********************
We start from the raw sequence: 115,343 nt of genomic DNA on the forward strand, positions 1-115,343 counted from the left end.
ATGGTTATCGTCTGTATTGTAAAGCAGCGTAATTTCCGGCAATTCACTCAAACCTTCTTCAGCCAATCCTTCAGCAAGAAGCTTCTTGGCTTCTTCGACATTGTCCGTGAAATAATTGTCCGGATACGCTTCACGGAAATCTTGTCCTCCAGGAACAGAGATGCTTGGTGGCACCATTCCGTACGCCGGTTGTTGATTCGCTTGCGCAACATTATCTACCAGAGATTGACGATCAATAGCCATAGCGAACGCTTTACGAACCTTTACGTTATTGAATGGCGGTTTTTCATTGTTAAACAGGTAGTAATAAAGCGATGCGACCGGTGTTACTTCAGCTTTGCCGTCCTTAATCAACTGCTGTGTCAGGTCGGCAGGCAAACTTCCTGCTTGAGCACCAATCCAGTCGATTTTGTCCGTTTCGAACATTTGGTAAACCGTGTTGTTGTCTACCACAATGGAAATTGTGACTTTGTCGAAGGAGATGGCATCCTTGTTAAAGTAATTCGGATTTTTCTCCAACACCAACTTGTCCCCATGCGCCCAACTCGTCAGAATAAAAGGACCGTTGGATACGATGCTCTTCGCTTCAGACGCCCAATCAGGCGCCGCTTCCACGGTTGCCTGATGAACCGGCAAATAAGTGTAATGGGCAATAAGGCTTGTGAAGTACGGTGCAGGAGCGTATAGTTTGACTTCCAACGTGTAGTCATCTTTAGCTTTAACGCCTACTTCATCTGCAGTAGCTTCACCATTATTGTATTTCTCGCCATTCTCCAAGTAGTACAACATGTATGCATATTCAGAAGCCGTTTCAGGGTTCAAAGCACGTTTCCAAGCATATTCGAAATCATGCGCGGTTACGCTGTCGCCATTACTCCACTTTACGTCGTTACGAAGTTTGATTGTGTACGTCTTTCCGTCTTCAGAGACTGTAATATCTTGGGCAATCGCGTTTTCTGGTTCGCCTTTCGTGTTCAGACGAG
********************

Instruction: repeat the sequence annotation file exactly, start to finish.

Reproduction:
We start from the raw sequence: 115,343 nt of genomic DNA on the forward strand, positions 1-115,343 counted from the left end.
ATGGTTATCGTCTGTATTGTAAAGCAGCGTAATTTCCGGCAATTCACTCAAACCTTCTTCAGCCAATCCTTCAGCAAGAAGCTTCTTGGCTTCTTCGACATTGTCCGTGAAATAATTGTCCGGATACGCTTCACGGAAATCTTGTCCTCCAGGAACAGAGATGCTTGGTGGCACCATTCCGTACGCCGGTTGTTGATTCGCTTGCGCAACATTATCTACCAGAGATTGACGATCAATAGCCATAGCGAACGCTTTACGAACCTTTACGTTATTGAATGGCGGTTTTTCATTGTTAAACAGGTAGTAATAAAGCGATGCGACCGGTGTTACTTCAGCTTTGCCGTCCTTAATCAACTGCTGTGTCAGGTCGGCAGGCAAACTTCCTGCTTGAGCACCAATCCAGTCGATTTTGTCCGTTTCGAACATTTGGTAAACCGTGTTGTTGTCTACCACAATGGAAATTGTGACTTTGTCGAAGGAGATGGCATCCTTGTTAAAGTAATTCGGATTTTTCTCCAACACCAACTTGTCCCCATGCGCCCAACTCGTCAGAATAAAAGGACCGTTGGATACGATGCTCTTCGCTTCAGACGCCCAATCAGGCGCCGCTTCCACGGTTGCCTGATGAACCGGCAAATAAGTGTAATGGGCAATAAGGCTTGTGAAGTACGGTGCAGGAGCGTATAGTTTGACTTCCAACGTGTAGTCATCTTTAGCTTTAACGCCTACTTCATCTGCAGTAGCTTCACCATTATTGTATTTCTCGCCATTCTCCAAGTAGTACAACATGTATGCATATTCAGAAGCCGTTTCAGGGTTCAAAGCACGTTTCCAAGCATATTCGAAATCATGCGCGGTTACGCTGTCGCCATTACTCCACTTTACGTCGTTACGAAGTTTGATTGTGTACGTCTTTCCGTCTTCAGAGACTGTAATATCTTGGGCAATCGCGTTTTCTGGTTCGCCTTTCGTGTTCAGACGAG